drinking Gabriel’s blood. Five minutes ago she’d been sitting in a car with Gabriel, talking about these people—Richard and Luis and Ernst—as if they were friends. Family. Safety. She’d been looking forward to meeting them.
Luis reached over to loosen the tape, but Richard knocked his hand away. “Let’s get back to Ernst.”
“But I’m one of you,” Shay said, fighting down her fear. “I’m like you. I’m half vampire. I’m not a regular human.”
“You’re a thing that should never have been born,” Richard told her. “And that’s worse than a human.”
“Gabriel said you’d accept me,” Shay stammered. “He said . . . because I’m Sam’s daughter, and Sam was your brother . . .”
“Sam was a traitor,” Richard cut her off. “He betrayed us all.”
He turned and stalked out of the room. Luis followed, not looking at Shay. The door slammed shut, and the lock snapped into place, and Shay was left alone in the dark.
“Gabriel,” she whispered. “Help me.”
I’ve got to get to Shay. I’ve got to get to Shay.
The thought spun through Gabriel’s mind in a frantic loop. Where was she? Had they hurt her, his brothers? He stared at the glass doors to the research center as if he could will them to open and return Shay to him.
She needed their protection. Didn’t they understand that? The human world would be no more accepting of a half vampire than a full one. Humans would be as much a danger to Shay as they were to his family.
“We should go inside,” Millie said softly. But she wasn’t talking to him, she was talking to Ernst.
“Whose car is that?” Ernst asked, his voice sharp and grating. It took Gabriel a moment to realize that the question was directed at him. His gaze strayed to the Escalade ten feet away, but he couldn’t really comprehend what Ernst had said. His mind was filled with a fog of fear.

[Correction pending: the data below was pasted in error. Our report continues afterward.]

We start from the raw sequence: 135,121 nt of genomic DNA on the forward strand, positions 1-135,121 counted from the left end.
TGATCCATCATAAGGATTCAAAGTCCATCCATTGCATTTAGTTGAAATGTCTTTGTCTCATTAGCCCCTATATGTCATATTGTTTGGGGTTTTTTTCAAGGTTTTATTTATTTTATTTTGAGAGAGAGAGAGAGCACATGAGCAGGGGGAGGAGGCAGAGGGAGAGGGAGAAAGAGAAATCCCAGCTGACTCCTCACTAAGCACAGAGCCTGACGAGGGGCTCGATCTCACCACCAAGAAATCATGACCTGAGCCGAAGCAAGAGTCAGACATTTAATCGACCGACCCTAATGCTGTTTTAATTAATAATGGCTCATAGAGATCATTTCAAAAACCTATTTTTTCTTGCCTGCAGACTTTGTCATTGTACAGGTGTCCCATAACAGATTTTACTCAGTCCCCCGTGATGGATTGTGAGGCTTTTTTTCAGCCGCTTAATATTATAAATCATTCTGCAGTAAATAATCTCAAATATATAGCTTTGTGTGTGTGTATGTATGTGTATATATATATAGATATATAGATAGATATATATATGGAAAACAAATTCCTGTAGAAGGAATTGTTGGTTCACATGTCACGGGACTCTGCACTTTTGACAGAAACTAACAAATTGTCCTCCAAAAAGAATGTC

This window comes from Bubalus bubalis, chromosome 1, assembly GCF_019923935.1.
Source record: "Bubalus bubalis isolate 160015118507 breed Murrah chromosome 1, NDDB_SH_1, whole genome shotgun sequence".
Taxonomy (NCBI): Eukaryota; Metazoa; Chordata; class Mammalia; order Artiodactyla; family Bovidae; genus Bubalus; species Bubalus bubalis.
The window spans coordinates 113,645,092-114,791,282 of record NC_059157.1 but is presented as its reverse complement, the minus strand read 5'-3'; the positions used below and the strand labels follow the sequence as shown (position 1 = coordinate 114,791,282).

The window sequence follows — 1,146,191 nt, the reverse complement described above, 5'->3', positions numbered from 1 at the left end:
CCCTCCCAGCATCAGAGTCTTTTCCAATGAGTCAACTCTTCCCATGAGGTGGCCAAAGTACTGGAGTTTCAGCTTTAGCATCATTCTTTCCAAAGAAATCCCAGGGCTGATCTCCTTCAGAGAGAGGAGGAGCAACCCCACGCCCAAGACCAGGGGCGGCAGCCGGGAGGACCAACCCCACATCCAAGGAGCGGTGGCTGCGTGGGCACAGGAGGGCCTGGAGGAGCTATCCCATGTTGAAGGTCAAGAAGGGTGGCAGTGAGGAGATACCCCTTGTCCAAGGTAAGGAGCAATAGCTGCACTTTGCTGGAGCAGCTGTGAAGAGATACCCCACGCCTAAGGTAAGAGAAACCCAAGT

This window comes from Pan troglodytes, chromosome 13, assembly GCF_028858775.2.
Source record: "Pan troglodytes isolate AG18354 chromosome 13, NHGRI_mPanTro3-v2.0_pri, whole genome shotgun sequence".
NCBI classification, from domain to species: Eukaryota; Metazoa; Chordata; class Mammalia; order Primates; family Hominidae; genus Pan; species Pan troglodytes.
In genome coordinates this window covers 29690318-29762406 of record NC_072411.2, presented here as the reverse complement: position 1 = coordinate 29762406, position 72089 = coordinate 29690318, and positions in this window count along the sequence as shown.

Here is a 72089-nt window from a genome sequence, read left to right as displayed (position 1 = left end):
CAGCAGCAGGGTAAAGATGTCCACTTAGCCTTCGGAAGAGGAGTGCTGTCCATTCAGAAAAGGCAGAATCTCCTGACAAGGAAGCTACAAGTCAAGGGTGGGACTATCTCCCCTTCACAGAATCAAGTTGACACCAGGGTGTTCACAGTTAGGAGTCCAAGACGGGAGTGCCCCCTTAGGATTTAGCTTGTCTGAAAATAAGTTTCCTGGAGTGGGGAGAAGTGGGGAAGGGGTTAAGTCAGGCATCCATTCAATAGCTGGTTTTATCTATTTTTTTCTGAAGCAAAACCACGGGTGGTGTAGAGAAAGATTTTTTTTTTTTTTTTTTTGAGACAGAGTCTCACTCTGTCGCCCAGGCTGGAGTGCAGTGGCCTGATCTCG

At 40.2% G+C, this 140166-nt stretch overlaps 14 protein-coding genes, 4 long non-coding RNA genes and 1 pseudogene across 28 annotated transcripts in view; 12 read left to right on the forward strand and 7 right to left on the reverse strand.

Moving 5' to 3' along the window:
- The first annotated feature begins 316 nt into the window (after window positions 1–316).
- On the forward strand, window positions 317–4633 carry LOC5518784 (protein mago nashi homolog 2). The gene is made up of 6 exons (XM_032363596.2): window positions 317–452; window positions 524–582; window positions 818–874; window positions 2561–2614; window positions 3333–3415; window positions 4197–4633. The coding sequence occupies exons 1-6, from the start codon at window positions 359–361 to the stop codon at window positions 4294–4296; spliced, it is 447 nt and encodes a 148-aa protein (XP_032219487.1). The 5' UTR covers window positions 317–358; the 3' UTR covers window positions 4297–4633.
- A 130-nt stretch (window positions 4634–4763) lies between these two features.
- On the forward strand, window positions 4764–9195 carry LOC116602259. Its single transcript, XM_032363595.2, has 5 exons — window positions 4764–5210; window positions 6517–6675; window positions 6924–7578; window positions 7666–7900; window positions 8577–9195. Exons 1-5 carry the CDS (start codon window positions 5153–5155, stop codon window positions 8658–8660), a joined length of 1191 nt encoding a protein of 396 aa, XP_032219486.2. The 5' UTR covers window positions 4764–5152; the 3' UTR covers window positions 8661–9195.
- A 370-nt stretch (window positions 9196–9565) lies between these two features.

“We . . . I stole it,” Gabriel said slowly.
I’ve got to get to Shay. Got to.
“We had her stepfather’s car at first, but he had it traced and came after us. When we ran from him, we had to steal another one. There was no choice.”
“How much more trouble have you brought to our door?” Ernst spat.
Gabriel just stared at him, the words making no more sense than the tone of voice. Ernst was his father, the one who had taught him everything about the life they led, everything about being a vampire and about the importance of family. But his voice was that of a stranger.
“Ernst.” Millie’s voice was sharp. “Gabriel’s home, that’s what matters.”
I’ve got to get to Shay.
“I’m sorry,” Gabriel said out loud. “It’s been a difficult time. I . . . did what I thought I had to.” Was that what Ernst wanted to hear? Gabriel would say anything he had to if it would help him get to Shay.